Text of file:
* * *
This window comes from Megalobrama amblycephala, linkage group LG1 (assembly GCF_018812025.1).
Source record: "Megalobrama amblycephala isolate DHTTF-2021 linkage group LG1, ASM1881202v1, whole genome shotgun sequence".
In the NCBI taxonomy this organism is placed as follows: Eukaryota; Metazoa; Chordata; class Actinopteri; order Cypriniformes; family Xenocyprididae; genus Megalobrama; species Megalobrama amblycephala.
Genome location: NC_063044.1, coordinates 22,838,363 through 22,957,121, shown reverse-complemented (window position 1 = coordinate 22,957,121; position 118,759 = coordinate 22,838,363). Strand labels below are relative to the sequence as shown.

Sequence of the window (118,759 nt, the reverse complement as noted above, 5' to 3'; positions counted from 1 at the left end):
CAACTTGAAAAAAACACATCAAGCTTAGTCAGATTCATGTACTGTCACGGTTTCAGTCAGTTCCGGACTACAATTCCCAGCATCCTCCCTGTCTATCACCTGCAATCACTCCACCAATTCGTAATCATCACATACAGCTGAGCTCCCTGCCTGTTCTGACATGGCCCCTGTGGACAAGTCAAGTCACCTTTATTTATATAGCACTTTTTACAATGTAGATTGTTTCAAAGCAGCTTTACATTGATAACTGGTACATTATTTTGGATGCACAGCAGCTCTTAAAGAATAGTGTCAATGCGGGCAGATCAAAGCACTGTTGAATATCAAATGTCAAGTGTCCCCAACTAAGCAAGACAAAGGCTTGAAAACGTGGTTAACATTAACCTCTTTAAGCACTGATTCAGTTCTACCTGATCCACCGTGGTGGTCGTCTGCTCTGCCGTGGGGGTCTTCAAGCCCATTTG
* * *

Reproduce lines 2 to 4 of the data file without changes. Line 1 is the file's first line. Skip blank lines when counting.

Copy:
Source record: "Megalobrama amblycephala isolate DHTTF-2021 linkage group LG1, ASM1881202v1, whole genome shotgun sequence".
In the NCBI taxonomy this organism is placed as follows: Eukaryota; Metazoa; Chordata; class Actinopteri; order Cypriniformes; family Xenocyprididae; genus Megalobrama; species Megalobrama amblycephala.
Genome location: NC_063044.1, coordinates 22,838,363 through 22,957,121, shown reverse-complemented (window position 1 = coordinate 22,957,121; position 118,759 = coordinate 22,838,363). Strand labels below are relative to the sequence as shown.